10 interesting stories about spices that successfully increase sexual power
Spices are high on the list of the most effective aphrodisiacs (because they are rich in essential oils that increase circulation, relax and stimulate sexual desire). Cayenne pepper, ginger and many other spices (due to increased circulation) warm the body and encourage sweating. Blood vessels and capillaries widen and the sexual organs are supplied with blood, which results in a feeling of complete excitement.
- Anise (Pimpinella anisum) has a pleasant and fresh smell and taste. Dried anise seeds are most often used in cooking (as a spice for bread and cakes), for sauces, salads and dressings. Anise enhances the flavor of fruit drinks and jams. Anise is best chopped before use. No other spices should be added when using anise (because of the intense taste). Anise is difficult to combine with other spices. It works against flatulence, calms cramps and speeds up digestion. Anise is used to stimulate love in newly married men and to treat impotence in many countries of the Middle East.
- Basil (Ocimum basilicum) – this spice smells like a summer lunch in Italy and romance. Fresh basil is most effective, but dried basil can be added to many dishes. In ancient cuisines (and still in “voodoo” rites in Haiti) basil is associated with passion and fertility. In the ancestral homeland of Inidji, basil has a reputation as an aphrodisiac. Men of ancient tribes chewed fresh basil leaves. It was believed that blooming basil in the house means that a girl will come to the house. Namely, Hindus believed that blooming basil is similar to girls’ genitals, so they are somehow attracted to it.
- Cinnamon (Cinnamomum zeylanicum) – tea made from cinnamon sticks is recommended for pregnancy or problems with the monthly cycle. Dried cinnamon bark has always been used as a good aphrodisiac. Legend has it that the Queen of Sheba impressed King Solomon with her intelligence, wealth and fragrance. The queen anointed the body with cinnamon oil before arriving in Jerusalem to meet King Solomon.
- Ginger (Zingiber officinalis) – ginger is a relative of the beautiful gladiolus. In ancient times, ginger was considered a powerful aphrodisiac. The men drank ginger tea. Girls wore a garland of white ginger flowers for love success. Ginger arrived in ancient Rome from Egypt, where it was declared the “spice of love”. The fresh root is excellent for stimulating blood circulation (especially in the genital area). It is enough to smell fresh ginger to stimulate blood flow to the genital area and strengthen the sensitivity of the sexual organ. Madame du Barry’s cooks prepared a mixture of egg yolk and ginger (which encouraged the unbridled debauchery of lovers and courtesans). Legend has it that Madame du Barry seduced Louis XV with this voluptuous drink.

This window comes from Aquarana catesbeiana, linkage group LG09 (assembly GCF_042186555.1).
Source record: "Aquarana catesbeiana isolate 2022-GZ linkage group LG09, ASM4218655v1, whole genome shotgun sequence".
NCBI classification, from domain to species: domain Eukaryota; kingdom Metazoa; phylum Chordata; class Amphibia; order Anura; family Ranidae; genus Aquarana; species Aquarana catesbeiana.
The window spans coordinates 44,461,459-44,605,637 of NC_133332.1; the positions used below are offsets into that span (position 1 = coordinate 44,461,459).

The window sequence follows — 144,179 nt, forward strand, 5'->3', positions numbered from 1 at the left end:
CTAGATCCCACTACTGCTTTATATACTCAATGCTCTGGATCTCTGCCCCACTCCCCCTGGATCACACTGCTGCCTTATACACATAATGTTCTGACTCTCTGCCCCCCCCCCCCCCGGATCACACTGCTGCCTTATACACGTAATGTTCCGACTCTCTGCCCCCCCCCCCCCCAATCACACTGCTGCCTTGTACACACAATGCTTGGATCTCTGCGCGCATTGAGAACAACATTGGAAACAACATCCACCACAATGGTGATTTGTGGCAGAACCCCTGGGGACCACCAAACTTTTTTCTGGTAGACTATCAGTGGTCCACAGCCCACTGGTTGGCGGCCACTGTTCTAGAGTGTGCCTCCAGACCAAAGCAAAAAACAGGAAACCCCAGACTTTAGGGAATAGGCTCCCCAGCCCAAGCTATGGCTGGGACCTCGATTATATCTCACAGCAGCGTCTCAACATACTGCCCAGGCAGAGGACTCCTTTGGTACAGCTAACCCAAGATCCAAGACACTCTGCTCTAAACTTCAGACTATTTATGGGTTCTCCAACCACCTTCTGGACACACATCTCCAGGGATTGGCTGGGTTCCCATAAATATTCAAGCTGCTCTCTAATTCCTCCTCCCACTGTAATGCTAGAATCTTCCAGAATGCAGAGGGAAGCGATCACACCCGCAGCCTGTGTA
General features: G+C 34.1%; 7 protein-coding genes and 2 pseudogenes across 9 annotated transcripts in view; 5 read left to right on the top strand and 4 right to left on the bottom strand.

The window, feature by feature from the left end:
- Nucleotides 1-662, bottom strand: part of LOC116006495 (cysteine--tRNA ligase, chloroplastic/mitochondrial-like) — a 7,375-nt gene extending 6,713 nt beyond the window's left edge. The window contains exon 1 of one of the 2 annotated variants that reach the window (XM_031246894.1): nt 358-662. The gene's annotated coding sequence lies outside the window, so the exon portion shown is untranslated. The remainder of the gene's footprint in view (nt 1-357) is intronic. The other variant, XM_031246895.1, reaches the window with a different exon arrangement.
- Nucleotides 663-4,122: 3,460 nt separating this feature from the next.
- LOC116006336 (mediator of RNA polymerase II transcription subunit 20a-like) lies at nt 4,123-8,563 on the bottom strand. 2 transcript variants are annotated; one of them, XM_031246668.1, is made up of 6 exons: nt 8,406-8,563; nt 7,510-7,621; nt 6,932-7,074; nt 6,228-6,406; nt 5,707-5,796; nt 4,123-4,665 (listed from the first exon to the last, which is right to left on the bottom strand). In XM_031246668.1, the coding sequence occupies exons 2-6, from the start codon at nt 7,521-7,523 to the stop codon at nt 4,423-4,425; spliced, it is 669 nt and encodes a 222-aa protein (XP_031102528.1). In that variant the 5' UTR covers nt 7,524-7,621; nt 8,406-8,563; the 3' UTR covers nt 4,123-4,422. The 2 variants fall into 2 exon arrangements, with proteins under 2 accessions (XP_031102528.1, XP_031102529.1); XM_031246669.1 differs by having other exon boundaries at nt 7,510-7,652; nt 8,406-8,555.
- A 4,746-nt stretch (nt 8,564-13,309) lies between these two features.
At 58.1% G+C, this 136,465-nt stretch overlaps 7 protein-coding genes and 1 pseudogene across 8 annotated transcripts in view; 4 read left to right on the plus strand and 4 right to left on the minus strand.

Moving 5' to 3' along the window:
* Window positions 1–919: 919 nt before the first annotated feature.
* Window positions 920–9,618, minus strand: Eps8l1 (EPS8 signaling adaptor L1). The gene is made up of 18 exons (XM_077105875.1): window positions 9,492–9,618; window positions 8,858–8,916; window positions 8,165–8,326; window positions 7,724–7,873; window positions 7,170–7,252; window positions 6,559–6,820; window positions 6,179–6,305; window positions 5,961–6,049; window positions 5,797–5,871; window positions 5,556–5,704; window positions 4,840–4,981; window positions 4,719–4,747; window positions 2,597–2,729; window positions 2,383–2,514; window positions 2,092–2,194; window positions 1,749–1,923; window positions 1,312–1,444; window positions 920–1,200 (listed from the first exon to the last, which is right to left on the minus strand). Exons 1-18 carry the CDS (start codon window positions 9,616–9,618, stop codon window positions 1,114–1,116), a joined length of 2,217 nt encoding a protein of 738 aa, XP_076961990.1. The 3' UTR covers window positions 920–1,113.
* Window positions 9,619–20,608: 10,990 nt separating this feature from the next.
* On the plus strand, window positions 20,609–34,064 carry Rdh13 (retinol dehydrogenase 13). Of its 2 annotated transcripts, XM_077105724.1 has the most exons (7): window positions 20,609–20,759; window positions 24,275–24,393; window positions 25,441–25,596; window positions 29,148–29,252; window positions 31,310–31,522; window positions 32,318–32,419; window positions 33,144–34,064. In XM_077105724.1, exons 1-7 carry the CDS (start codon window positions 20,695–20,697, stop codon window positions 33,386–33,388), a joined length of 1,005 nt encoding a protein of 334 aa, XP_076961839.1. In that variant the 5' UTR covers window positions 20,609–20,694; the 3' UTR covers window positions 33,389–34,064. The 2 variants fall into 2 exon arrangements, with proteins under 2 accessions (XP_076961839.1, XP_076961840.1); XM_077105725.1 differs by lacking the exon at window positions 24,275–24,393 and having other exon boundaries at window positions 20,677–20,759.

- Cayenne pepper (Capiscum frutescens) – spicy powder made from dry and ground red pepper (which is also the basis of chilli and tabasco). It is considered a sexual stimulant because it contains capsaicin (an active substance that increases heart rate, accelerates metabolism and causes sweating). Scientists believe that eating spicy food causes the release of endorphins (body chemicals that cause good feelings and excitement).
- Clove (Caryophyllus aromaticus) – this spice should be used with caution due to its aromaticity and spiciness. It should be removed from the dish before serving. It is used for desserts, meat and many exotic dishes from the East. In Asia and South America, a clove is placed on a sick tooth. It relieves pain and dulls the mind, although it does not cure toothache. Clove seeds have been considered the main driver of male sexual drive in Asia since ancient times. In Indonesia, even today, parents plant cloves next to the house if they have a male child.
- Mint (Mentha piperita) – fresh taste is popular in sweets and drinks and many dishes. William Shakespeare mentions mint, lavender and rosemary as stimulants for middle-aged gentlemen. The mythological story says that Persephone (queen of the underworld) turned the nymph Minta into a mint plant and planted her in the land out of jealousy (because her husband Hades found Minta an irresistible nymph). However, Hades still adored mint for its taste and smell. That is why mint has been considered an aphrodisiac since ancient times.
- Parsley (Petroselinum hortensis) – there are more than 30 edible types of parsley. Parsley is used with fish, meat, in salads, soups, stews and the like. Parsley refreshes the breath after onions and garlic. Parsley was also used by witches as an ingredient in magical flight potions. Some old texts say that witches prepared a balm for rubbing the body (primarily erogenous zones) from parsley. The purpose of the balm was to produce hallucinations. Other texts say that witches rubbed parsley on the phallic broom for night flights. Parsley and dill are used for tickling and other sensual caresses (instead of feathers that were used earlier and are no longer in use today).
- Vanilla (Vanilla planifolia) – vanilla is quite rightly considered a powerful and strong aphrodisiac. The scents of cinnamon, vanilla and lavender are associated with love and intoxicate men (research shows). These natural aphrodisiacs add more power to a person’s natural scent. Vanilla has a euphoric effect due to its sweet smell. It has a positive effect on the central nervous system when consumed. The smell of vanilla enhances sexual stimulation in women and men.
- Sage (Salvia officinalis) – sage is known as one of the best herbs for red meat (such as pork and game meat). Women in ancient Greece would welcome soldiers from the battlefield with sage tea. Sage tea would promote fertility and the maintenance of the Greek race (which was always in danger of extinction due to the mania for following heroes to war). Take 3 grams of dried and cut sage and put it in half a liter of boiled water. Drink after the drink has cooled.